Anger is One Letter Short of Danger

07 AngerI think Elliott Larson sums up anger well in his quote, “Anger is only one letter short of danger.” Anger can be evoked by any number of personalised triggers, with everyone having their own individual “pet hates”, tolerances, and breaking points. Dr. Robert Anthony says; “The angry people are those who are most afraid,” which I believe is true in some circumstances; however I don’t believe this to be the case overall. Ekman & Friesen (2003) suggest that anger can be aroused in six different ways; frustration, physical threat, psychological attack, moral violation, failure to meet expectations, and when anger is directed at you. In my opinion, fear would only fit into a few of these categories.

Frustration: I believe frustration is the most common cause of anger, and is best described when something or someone interferes with the pursuit of a goal. The goal could be on any scale, from something small (such as going to the store only to find you forgot the most important item upon returning home) to something a little larger (such as breaking a limb just before sports try outs, purchasing a car to find it has mechanical issues, or finding out that an investment firm hasn’t looked after your money). To some extent, anger acts to assist in removing the source of frustration. Also, what frustrates one person may not frustrate another. 

Physical Threat: If someone poses a real physical threat, fear or a mixture of fear and anger would likely result. If the threat is more superficial or more evenly matched, then anger is likely to be triggered. Fight-or-flight.

Psychological Attack: Anger can be triggered by insults, and any actions that leave someone feeling disrespected – which generally intensifies if the action is perceived as intentional. As each person’s life experiences are different, an insult that causes anger and upset to one person may not when aimed at someone else. People’s perceptions of respect and tolerance are individualised.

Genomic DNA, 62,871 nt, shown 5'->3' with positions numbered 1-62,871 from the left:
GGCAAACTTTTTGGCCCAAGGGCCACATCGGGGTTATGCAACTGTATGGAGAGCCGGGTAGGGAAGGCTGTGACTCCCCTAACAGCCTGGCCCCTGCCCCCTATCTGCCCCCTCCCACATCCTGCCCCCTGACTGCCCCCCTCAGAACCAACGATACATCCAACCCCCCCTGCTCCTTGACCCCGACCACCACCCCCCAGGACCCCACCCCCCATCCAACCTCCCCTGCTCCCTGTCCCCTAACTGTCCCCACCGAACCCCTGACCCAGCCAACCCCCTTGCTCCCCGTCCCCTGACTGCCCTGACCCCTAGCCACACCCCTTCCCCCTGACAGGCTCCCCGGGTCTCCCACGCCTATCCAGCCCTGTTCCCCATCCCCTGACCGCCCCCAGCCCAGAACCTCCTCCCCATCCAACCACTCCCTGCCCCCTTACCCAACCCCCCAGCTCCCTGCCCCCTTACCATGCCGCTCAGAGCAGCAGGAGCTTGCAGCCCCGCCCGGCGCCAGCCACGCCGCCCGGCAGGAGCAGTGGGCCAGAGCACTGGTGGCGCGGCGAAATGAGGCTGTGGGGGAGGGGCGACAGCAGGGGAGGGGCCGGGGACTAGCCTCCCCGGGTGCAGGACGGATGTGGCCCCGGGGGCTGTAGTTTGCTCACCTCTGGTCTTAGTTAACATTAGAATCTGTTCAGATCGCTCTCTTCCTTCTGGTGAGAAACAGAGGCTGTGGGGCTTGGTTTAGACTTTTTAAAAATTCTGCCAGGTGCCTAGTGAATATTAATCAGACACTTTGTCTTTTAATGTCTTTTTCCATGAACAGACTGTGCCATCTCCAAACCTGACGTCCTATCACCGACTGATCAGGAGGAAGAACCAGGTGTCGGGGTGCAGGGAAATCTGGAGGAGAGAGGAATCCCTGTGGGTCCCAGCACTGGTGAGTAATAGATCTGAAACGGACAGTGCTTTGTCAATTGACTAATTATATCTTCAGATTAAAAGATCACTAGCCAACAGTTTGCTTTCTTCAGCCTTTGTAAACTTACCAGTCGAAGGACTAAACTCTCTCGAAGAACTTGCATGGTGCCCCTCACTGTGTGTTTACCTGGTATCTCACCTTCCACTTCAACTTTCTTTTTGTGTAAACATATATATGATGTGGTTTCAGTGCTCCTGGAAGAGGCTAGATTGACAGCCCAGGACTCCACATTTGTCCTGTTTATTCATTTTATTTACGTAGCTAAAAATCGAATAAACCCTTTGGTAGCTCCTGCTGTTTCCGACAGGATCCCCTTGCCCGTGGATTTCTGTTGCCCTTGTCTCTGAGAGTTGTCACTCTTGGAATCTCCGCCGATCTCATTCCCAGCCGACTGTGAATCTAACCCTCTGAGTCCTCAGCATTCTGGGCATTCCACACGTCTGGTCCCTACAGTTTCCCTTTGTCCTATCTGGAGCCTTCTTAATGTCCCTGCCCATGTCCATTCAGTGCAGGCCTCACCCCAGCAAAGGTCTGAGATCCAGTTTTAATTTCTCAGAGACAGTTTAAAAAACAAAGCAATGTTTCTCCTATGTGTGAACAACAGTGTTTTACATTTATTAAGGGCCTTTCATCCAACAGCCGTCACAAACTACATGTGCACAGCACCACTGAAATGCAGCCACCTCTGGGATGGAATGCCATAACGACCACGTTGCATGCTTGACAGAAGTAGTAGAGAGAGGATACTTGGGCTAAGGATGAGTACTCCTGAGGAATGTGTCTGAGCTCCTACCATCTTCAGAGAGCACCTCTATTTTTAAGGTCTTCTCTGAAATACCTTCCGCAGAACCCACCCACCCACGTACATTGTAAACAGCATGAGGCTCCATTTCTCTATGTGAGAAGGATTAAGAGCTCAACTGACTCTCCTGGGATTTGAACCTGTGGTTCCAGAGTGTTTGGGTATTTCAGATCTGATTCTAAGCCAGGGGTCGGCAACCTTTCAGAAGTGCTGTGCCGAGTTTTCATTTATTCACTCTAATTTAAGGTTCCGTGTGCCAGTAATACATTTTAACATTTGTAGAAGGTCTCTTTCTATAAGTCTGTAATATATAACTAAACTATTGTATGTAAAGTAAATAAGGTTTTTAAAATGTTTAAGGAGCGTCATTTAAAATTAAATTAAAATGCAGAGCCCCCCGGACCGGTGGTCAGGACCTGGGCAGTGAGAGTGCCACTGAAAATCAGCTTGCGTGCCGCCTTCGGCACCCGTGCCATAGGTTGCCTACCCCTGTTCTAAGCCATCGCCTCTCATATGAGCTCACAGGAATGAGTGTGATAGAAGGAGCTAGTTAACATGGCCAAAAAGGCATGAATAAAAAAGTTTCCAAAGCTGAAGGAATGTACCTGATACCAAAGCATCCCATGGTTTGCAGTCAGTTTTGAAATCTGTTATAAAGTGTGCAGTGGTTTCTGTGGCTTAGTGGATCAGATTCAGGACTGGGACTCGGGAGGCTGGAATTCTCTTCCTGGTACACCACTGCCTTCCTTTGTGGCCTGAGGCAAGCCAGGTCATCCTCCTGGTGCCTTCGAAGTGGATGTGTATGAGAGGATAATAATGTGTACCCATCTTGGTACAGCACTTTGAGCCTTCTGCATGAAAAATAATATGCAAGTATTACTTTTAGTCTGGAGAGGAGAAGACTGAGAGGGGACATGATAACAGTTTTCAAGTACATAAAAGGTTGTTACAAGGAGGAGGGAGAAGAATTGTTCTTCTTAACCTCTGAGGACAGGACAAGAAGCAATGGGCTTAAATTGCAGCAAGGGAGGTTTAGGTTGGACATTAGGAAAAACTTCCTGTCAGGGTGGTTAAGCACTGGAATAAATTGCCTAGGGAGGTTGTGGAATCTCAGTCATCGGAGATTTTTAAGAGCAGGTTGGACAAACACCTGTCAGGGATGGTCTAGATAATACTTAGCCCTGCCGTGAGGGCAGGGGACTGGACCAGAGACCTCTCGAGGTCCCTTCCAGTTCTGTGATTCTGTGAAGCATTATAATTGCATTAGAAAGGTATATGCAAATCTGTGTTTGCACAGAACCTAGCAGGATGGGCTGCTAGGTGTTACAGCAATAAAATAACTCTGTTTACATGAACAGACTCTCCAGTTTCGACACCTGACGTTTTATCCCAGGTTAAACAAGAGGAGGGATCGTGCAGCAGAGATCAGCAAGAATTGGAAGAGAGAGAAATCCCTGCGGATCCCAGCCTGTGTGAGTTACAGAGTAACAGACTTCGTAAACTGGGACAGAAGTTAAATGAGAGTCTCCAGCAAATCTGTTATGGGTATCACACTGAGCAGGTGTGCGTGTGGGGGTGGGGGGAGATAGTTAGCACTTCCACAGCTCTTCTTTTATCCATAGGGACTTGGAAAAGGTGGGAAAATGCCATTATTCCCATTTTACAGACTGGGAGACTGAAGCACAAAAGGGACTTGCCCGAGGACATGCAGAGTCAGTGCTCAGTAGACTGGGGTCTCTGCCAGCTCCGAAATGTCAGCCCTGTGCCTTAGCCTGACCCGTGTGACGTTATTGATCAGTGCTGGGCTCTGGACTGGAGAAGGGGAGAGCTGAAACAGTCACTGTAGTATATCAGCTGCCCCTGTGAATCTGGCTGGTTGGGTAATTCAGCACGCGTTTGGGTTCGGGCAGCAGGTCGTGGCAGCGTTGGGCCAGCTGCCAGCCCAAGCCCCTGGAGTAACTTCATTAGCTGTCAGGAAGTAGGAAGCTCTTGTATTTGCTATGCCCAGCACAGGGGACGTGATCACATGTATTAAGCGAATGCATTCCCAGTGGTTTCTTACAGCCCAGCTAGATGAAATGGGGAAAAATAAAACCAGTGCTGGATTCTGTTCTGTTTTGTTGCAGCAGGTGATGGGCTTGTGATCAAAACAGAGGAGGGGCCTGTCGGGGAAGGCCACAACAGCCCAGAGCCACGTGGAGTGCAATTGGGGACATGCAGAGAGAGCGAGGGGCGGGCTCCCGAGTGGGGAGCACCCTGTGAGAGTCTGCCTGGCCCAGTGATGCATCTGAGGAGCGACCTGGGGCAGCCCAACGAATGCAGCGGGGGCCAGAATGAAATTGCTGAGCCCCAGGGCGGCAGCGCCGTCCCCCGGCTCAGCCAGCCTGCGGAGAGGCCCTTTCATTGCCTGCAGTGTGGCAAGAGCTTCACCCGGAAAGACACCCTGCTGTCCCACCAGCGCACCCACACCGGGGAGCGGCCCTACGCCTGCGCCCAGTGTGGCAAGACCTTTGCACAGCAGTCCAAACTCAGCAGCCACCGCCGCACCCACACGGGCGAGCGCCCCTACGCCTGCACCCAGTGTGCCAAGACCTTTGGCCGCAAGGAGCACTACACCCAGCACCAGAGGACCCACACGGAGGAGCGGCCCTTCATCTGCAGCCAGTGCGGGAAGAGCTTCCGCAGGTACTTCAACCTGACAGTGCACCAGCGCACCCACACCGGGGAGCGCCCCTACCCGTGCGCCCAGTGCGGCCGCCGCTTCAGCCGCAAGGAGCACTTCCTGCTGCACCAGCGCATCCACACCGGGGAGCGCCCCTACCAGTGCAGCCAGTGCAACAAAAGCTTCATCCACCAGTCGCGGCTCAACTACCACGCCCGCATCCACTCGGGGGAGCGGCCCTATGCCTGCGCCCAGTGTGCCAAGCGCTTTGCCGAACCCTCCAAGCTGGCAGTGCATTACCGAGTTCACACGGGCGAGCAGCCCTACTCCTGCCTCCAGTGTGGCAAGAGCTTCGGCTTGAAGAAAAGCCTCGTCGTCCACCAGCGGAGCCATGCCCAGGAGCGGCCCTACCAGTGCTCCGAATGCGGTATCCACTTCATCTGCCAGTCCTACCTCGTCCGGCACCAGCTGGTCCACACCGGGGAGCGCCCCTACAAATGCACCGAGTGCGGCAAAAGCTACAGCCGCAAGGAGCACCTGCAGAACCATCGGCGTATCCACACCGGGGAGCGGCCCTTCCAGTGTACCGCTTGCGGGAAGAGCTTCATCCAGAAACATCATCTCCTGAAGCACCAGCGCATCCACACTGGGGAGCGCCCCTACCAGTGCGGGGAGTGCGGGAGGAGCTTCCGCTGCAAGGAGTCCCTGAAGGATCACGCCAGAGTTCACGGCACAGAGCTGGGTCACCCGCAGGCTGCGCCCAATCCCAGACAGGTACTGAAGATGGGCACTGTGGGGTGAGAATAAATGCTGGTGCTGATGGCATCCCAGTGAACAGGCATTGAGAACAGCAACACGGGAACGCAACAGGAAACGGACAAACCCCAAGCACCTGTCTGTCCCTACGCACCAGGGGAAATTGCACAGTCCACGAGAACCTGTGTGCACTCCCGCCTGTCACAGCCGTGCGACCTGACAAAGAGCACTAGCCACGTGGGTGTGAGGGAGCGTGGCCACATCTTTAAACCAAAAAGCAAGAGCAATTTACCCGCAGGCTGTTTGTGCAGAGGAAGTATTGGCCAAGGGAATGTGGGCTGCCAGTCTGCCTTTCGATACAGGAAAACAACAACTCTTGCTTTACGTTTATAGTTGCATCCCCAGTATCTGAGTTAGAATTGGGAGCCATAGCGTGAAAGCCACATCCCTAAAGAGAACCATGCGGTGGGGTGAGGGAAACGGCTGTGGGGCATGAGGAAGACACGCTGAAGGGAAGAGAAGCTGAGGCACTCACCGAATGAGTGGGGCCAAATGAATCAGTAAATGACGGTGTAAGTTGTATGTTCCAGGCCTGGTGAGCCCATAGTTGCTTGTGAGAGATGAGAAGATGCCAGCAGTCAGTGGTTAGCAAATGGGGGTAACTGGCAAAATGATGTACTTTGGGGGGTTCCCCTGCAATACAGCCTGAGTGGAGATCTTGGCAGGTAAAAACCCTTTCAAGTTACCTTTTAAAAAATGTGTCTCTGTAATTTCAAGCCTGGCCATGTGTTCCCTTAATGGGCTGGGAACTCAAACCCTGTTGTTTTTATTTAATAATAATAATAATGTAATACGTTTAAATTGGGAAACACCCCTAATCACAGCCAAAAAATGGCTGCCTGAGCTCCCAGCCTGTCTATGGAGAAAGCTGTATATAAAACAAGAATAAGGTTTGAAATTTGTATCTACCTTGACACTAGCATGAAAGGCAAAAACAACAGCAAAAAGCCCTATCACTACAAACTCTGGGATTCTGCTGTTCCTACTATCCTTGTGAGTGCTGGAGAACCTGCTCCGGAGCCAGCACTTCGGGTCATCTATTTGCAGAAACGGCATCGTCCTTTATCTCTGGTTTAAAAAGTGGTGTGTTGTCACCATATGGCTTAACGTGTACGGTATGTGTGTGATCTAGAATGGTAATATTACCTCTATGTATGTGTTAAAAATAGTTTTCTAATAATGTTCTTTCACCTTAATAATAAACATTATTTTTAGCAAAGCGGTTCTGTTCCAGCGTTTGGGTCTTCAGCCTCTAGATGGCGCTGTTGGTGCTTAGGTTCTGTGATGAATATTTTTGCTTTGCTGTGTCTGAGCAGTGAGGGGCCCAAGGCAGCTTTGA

Moral Violation: Even though not directly involved, anger can be triggered by witnessing someone else being mistreated. Where each person’s moral baseline differs for everyone, therefore some people wouldn’t get angry witnessing domestic violence or public degrading of children. However, for a lot of people this would be too much to ignore, and a phone call to the police or social services would follow.

Failure to Meet Expectations: Most common as a parental reaction to children, impatience and irritation can occur when requested or expected tasks are not completed. This could be from the child not tidying up after themselves, to the husband who was expected to have the lawns mowed before guests arrive.

When Anger Is Directed At You: Perhaps more so when there appears to be no valid justification to receive anger, some people reciprocate anger directed at them.

Depending of an individual’s life, experience and history, virtually anything can trigger anger. Matsumoto & Hwang sum up Larazus’s (1991) trigger for anger being “goal obstruction, injustice and perceived norm violations”, and the function of anger being to remove the obstacle (Matsumoto & Hwang, 2012). 

Read more about emotions in True Lies.

About Stu Dunn

With a background in sales and behavioural science, I enjoy learning more about people, behaviour, psychology - which led into motivation - and more recently - sales again. Having started my own real estate company with my wife, it's time to merge interests.
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1 Response to Anger is One Letter Short of Danger

  1. Pingback: Am I Tolerant of Others? | A Scripted Maze

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